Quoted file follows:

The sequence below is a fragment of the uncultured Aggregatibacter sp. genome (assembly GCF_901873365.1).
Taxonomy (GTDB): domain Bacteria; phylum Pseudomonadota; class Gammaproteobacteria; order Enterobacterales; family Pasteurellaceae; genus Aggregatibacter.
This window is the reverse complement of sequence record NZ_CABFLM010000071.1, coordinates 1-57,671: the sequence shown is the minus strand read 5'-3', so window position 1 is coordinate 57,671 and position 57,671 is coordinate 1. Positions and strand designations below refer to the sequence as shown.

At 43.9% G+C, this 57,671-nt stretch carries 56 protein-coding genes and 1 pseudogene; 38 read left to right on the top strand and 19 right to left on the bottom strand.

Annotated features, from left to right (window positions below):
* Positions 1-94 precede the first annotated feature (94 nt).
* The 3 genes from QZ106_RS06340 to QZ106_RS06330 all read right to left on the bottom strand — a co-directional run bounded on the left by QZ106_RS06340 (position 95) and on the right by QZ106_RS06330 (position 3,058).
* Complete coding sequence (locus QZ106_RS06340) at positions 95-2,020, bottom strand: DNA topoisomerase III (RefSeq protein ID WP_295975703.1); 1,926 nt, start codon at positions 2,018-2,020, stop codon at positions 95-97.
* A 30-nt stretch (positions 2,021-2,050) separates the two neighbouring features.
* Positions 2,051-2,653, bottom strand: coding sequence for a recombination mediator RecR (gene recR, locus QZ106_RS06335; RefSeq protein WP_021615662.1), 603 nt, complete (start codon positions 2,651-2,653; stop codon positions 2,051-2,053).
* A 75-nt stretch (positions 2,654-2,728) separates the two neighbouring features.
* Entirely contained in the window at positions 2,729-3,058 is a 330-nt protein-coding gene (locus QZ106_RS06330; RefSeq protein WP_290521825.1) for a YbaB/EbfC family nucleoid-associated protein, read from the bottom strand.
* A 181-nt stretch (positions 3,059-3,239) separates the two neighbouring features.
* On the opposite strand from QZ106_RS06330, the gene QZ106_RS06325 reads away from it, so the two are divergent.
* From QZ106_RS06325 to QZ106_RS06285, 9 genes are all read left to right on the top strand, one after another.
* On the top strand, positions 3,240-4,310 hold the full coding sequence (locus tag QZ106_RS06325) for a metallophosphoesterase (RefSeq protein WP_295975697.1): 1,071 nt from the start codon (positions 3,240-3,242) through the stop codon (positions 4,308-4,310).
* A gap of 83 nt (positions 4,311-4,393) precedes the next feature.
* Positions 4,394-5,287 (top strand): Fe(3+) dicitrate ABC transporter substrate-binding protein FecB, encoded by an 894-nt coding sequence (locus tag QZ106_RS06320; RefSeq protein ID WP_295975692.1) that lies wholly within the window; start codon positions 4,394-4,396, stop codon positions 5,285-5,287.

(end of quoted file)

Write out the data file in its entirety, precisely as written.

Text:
The sequence below is a fragment of the uncultured Aggregatibacter sp. genome (assembly GCF_901873365.1).
Taxonomy (GTDB): domain Bacteria; phylum Pseudomonadota; class Gammaproteobacteria; order Enterobacterales; family Pasteurellaceae; genus Aggregatibacter.
This window is the reverse complement of sequence record NZ_CABFLM010000071.1, coordinates 1-57,671: the sequence shown is the minus strand read 5'-3', so window position 1 is coordinate 57,671 and position 57,671 is coordinate 1. Positions and strand designations below refer to the sequence as shown.

At 43.9% G+C, this 57,671-nt stretch carries 56 protein-coding genes and 1 pseudogene; 38 read left to right on the top strand and 19 right to left on the bottom strand.

Annotated features, from left to right (window positions below):
* Positions 1-94 precede the first annotated feature (94 nt).
* The 3 genes from QZ106_RS06340 to QZ106_RS06330 all read right to left on the bottom strand — a co-directional run bounded on the left by QZ106_RS06340 (position 95) and on the right by QZ106_RS06330 (position 3,058).
* Complete coding sequence (locus QZ106_RS06340) at positions 95-2,020, bottom strand: DNA topoisomerase III (RefSeq protein ID WP_295975703.1); 1,926 nt, start codon at positions 2,018-2,020, stop codon at positions 95-97.
* A 30-nt stretch (positions 2,021-2,050) separates the two neighbouring features.
* Positions 2,051-2,653, bottom strand: coding sequence for a recombination mediator RecR (gene recR, locus QZ106_RS06335; RefSeq protein WP_021615662.1), 603 nt, complete (start codon positions 2,651-2,653; stop codon positions 2,051-2,053).
* A 75-nt stretch (positions 2,654-2,728) separates the two neighbouring features.
* Entirely contained in the window at positions 2,729-3,058 is a 330-nt protein-coding gene (locus QZ106_RS06330; RefSeq protein WP_290521825.1) for a YbaB/EbfC family nucleoid-associated protein, read from the bottom strand.
* A 181-nt stretch (positions 3,059-3,239) separates the two neighbouring features.
* On the opposite strand from QZ106_RS06330, the gene QZ106_RS06325 reads away from it, so the two are divergent.
* From QZ106_RS06325 to QZ106_RS06285, 9 genes are all read left to right on the top strand, one after another.
* On the top strand, positions 3,240-4,310 hold the full coding sequence (locus tag QZ106_RS06325) for a metallophosphoesterase (RefSeq protein WP_295975697.1): 1,071 nt from the start codon (positions 3,240-3,242) through the stop codon (positions 4,308-4,310).
* A gap of 83 nt (positions 4,311-4,393) precedes the next feature.
* Positions 4,394-5,287 (top strand): Fe(3+) dicitrate ABC transporter substrate-binding protein FecB, encoded by an 894-nt coding sequence (locus tag QZ106_RS06320; RefSeq protein ID WP_295975692.1) that lies wholly within the window; start codon positions 4,394-4,396, stop codon positions 5,285-5,287.